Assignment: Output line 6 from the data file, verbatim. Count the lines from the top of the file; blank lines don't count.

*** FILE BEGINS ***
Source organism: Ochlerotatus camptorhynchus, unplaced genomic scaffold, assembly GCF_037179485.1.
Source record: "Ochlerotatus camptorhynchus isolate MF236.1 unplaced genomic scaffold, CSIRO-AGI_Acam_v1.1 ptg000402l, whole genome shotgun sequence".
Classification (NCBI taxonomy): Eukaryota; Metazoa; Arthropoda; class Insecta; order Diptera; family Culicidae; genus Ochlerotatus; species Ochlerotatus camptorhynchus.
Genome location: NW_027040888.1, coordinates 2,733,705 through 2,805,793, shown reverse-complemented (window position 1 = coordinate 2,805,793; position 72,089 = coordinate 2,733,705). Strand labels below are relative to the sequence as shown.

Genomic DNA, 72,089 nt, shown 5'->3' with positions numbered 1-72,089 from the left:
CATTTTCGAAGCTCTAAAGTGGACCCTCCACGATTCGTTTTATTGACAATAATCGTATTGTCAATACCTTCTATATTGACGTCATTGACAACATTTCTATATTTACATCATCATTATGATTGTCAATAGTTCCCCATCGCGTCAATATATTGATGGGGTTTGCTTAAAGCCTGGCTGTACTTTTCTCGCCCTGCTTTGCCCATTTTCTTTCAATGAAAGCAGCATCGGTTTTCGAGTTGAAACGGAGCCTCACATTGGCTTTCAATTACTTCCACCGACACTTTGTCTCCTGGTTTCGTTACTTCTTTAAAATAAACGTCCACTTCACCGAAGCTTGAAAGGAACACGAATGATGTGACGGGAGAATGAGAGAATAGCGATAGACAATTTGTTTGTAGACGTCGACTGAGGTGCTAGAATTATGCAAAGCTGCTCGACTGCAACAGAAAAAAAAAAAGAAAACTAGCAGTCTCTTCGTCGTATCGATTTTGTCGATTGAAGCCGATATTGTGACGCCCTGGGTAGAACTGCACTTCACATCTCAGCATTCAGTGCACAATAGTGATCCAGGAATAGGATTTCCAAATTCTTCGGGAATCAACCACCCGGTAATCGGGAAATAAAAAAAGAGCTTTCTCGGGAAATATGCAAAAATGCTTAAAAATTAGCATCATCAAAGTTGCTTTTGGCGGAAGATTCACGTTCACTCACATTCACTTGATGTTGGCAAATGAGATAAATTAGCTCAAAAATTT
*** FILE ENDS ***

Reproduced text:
CATTTTCGAAGCTCTAAAGTGGACCCTCCACGATTCGTTTTATTGACAATAATCGTATTGTCAATACCTTCTATATTGACGTCATTGACAACATTTCTATATTTACATCATCATTATGATTGTCAATAGTTCCCCATCGCGTCAATATATTGATGGGGTTTGCTTAAAGCCTGGCTGTACTTTTCTCGCCCTGCTTTGCCCATTTTCTTTCAATGAAAGCAGCATCGGTTTTCGAGTTGAAACGGAGCCTCACATTGGCTTTCAATTACTTCCACCGACACTTTGTCTCCTGGTTTCGTTACTTCTTTAAAATAAACGTCCACTTCACCGAAGCTTGAAAGGAACACGAATGATGTGACGGGAGAATGAGAGAATAGCGATAGACAATTTGTTTGTAGACGTCGACTGAGGTGCTAGAATTATGCAAAGCTGCTCGACTGCAACAGAAAAAAAAAAAGAAAACTAGCAGTCTCTTCGTCGTATCGATTTTGTCGATTGAAGCCGATATTGTGACGCCCTGGGTAGAACTGCACTTCACATCTCAGCATTCAGTGCACAATAGTGATCCAGGAATAGGATTTCCAAATTCTTCGGGAATCAACCACCCGGTAATCGGGAAATAAAAAAAGAGCTTTCTCGGGAAATATGCAAAAATGCTTAAAAATTAGCATCATCAAAGTTGCTTTTGGCGGAAGATTCACGTTCACTCACATTCACTTGATGTTGGCAAATGAGATAAATTAGCTCAAAAATTT